3 New Breakfast Rules You Should Follow, According to an RD
Use these simple strategies to make your most important meal of the day even healthier.
You've heard the old saying, "Breakfast is the most important meal of the day." But if you've been paying attention to some recent headlines, that age-old diet advice may now seem debatable. For example, a brand new UK study published in the American Journal of Clinical Nutrition looked at obese adults , and found no differences between the two groups in weight change, or most health outcomes.
But despite this latest research, I’m still a breakfast believer. In my practice, I find that clients who skip their morning meal tend to overeat in the evening, when they’re less active and less likely to burn off the extra food. In fact, that recent UK study backed up my observations: It found that breakfast skippers had higher calorie intakes later in the day, while breakfast eaters were more physically active in the morning. That research didn't observe any weight loss, but it was only a six-week trial. Over longer periods of time, these habit shifts could have a major impact on weight and body composition.
Also among my clients, I've noticed that breakfast skippers tend to fall short of their recommended servings of important foods like veggies, fruit, lean protein, and healthy fat. That's because a quality breakfast is a prime opportunity to fit in key nutrients. To make the most of your first meal, check out my three fundamental breakfast rules.
Quality is king
While “breaking the fast” is a good way to support your metabolism, you won’t feel energized and nourished if your breakfast is a white flour-laden muffin, a processed bagel with cream cheese, or a bowl of sugary cereal. In fact, some experts argue that regularly starting your day with these foods does more harm than good. So from now on, commit to eating whole foods for breakfast at least six days a week. Choose meals that are rich in protein, healthy fat, vitamins, minerals, antioxidants, and fiber. Some quick options include a veggie, herb, and omelet with a side of fruit; muesli made with , nuts, rolled oats, and cinnamon mixed with Greek yogurt; or a smoothie made with fresh greens, other veggies, fruit, protein powder, almond milk, and fresh ginger root.
If you don’t have time to make even a simple meal, toss a “clean” protein bar in your bag. I recommend looking for brands with simple ingredient lists that read like a recipe you could make yourself. A few of my favorites: (15 grams of protein), (15 grams of protein), or (12 grams of protein).
You can break up the meal
While I do think it’s best to eat something within about an hour of waking up, you don’t have to eat a full breakfast in one sitting to reap the benefits. For example, if you work out in the morning, try “splitting” your breakfast. Have a medium banana or small bowl of oatmeal pre-exercise to fuel your muscles; then eat a combo of veggies, lean protein, and healthy fat for post-workout . Or if you’re more of a grazer, it’s a-okay to start your day with just a cup of coffee and nibble on snacks (like a handful of , Greek yogurt, and fresh fruit) throughout the morning.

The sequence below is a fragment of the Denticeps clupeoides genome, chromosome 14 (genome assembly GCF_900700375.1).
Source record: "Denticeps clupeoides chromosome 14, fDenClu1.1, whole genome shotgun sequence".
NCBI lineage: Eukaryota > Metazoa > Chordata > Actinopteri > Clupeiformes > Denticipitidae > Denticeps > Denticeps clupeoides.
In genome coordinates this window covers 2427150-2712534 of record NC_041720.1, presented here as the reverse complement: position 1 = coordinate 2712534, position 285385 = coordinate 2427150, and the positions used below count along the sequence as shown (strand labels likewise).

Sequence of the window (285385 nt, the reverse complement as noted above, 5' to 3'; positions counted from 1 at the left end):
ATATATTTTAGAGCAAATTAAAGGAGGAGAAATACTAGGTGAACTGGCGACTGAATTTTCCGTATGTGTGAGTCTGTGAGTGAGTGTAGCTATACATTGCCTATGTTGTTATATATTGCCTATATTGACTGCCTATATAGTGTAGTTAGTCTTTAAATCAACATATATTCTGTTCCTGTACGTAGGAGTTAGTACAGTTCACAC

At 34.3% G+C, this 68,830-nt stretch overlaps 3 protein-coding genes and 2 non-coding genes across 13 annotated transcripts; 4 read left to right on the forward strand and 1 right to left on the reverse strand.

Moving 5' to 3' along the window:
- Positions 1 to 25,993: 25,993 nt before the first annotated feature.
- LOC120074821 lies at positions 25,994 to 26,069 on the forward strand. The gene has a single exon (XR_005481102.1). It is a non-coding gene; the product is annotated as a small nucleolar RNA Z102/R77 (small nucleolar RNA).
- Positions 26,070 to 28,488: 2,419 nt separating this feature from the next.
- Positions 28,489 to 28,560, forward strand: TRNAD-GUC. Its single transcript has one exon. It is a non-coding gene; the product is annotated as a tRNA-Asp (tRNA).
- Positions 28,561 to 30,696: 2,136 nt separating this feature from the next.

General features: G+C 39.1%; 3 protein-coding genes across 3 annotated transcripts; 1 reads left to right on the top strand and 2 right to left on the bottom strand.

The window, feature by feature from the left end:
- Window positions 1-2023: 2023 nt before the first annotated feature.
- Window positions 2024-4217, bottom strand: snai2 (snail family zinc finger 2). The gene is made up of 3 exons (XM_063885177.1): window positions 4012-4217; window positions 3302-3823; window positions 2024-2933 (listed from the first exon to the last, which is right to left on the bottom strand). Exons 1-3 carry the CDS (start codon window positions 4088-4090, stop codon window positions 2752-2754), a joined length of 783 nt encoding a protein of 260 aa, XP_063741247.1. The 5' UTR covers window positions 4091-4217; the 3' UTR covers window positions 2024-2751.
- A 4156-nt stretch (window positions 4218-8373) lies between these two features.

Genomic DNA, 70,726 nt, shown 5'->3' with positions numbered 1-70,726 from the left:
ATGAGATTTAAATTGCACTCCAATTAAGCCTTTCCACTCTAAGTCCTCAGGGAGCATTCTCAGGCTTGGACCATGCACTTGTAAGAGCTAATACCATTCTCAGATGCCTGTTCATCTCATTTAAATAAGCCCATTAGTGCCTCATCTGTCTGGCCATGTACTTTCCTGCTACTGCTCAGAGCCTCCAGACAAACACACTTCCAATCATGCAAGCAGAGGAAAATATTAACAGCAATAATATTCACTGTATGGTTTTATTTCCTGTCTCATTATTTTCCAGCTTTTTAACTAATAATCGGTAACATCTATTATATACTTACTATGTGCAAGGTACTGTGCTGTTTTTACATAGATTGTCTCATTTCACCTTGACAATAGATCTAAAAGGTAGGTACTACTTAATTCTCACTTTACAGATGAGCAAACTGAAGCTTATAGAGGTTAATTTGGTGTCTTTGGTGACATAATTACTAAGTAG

RELATED: 10 Best Foods to Eat for Breakfast
Unconventional is okay
If you can eat breakfast for dinner, why not try dinner for breakfast? Plenty of my clients enjoy eating a savory dish in the morning, which can be a great way to jumpstart your veggie intake for the day. One way to do this is to make a double portion of your dinner the night before, and eating the second half in the morning for a quick . You could try a toasted slice of gluten-free bread topped with mashed avocado or pesto, chilled sliced chicken or turkey breast, and a layer of veggies; or herbed cottage cheese mixed with chopped veggies and tahini. For a plant-based meal, try a —like white beans, lentils, or chickpeas—tossed with chopped veggies, Italian herb seasoning, lemon juice, balsamic vinegar, and extra virgin olive oil. Each of these unique breakfasts is easy, delicious, and oh-so-energizing.
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is a nutritionist and registered dietitian with master’s degrees in both nutrition science and public health. Frequently seen on , she’s Health’s contributing nutrition editor, and privately counsels in New York, Los Angeles, and long distance. Cynthia is currently the sports nutrition consultant to the New York Yankees, previously consulted for three other professional sports teams, and is board certified as a specialist in sports dietetics. Sass is a three-time New York Times best-selling author, and her newest book is . Connect with her on , and .